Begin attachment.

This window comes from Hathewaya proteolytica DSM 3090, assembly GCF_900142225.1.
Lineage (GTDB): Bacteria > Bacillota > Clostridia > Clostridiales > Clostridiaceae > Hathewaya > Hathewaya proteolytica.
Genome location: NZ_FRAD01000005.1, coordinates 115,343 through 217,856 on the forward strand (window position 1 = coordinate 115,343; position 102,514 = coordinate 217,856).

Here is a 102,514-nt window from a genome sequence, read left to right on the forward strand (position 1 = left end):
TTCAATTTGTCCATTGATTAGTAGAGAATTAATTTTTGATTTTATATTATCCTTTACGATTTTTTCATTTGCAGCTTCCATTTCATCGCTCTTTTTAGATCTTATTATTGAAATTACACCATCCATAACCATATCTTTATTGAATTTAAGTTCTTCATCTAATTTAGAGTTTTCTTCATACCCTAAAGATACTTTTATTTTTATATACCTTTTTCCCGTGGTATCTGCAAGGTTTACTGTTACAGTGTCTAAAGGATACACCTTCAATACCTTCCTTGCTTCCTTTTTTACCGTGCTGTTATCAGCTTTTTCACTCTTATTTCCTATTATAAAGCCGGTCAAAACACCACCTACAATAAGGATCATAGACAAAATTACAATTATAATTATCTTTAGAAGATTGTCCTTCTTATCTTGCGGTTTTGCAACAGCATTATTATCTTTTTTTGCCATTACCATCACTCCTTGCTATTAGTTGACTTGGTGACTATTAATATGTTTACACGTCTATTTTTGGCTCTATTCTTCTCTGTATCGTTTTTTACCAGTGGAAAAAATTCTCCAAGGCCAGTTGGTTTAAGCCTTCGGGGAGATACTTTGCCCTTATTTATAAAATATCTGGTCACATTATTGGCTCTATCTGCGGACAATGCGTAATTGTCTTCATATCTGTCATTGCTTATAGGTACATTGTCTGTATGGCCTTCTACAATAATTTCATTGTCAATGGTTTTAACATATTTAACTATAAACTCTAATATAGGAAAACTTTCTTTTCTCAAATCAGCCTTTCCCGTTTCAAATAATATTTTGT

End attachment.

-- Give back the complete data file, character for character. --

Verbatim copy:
This window comes from Hathewaya proteolytica DSM 3090, assembly GCF_900142225.1.
Lineage (GTDB): Bacteria > Bacillota > Clostridia > Clostridiales > Clostridiaceae > Hathewaya > Hathewaya proteolytica.
Genome location: NZ_FRAD01000005.1, coordinates 115,343 through 217,856 on the forward strand (window position 1 = coordinate 115,343; position 102,514 = coordinate 217,856).

Here is a 102,514-nt window from a genome sequence, read left to right on the forward strand (position 1 = left end):
TTCAATTTGTCCATTGATTAGTAGAGAATTAATTTTTGATTTTATATTATCCTTTACGATTTTTTCATTTGCAGCTTCCATTTCATCGCTCTTTTTAGATCTTATTATTGAAATTACACCATCCATAACCATATCTTTATTGAATTTAAGTTCTTCATCTAATTTAGAGTTTTCTTCATACCCTAAAGATACTTTTATTTTTATATACCTTTTTCCCGTGGTATCTGCAAGGTTTACTGTTACAGTGTCTAAAGGATACACCTTCAATACCTTCCTTGCTTCCTTTTTTACCGTGCTGTTATCAGCTTTTTCACTCTTATTTCCTATTATAAAGCCGGTCAAAACACCACCTACAATAAGGATCATAGACAAAATTACAATTATAATTATCTTTAGAAGATTGTCCTTCTTATCTTGCGGTTTTGCAACAGCATTATTATCTTTTTTTGCCATTACCATCACTCCTTGCTATTAGTTGACTTGGTGACTATTAATATGTTTACACGTCTATTTTTGGCTCTATTCTTCTCTGTATCGTTTTTTACCAGTGGAAAAAATTCTCCAAGGCCAGTTGGTTTAAGCCTTCGGGGAGATACTTTGCCCTTATTTATAAAATATCTGGTCACATTATTGGCTCTATCTGCGGACAATGCGTAATTGTCTTCATATCTGTCATTGCTTATAGGTACATTGTCTGTATGGCCTTCTACAATAATTTCATTGTCAATGGTTTTAACATATTTAACTATAAACTCTAATATAGGAAAACTTTCTTTTCTCAAATCAGCCTTTCCCGTTTCAAATAATATTTTGT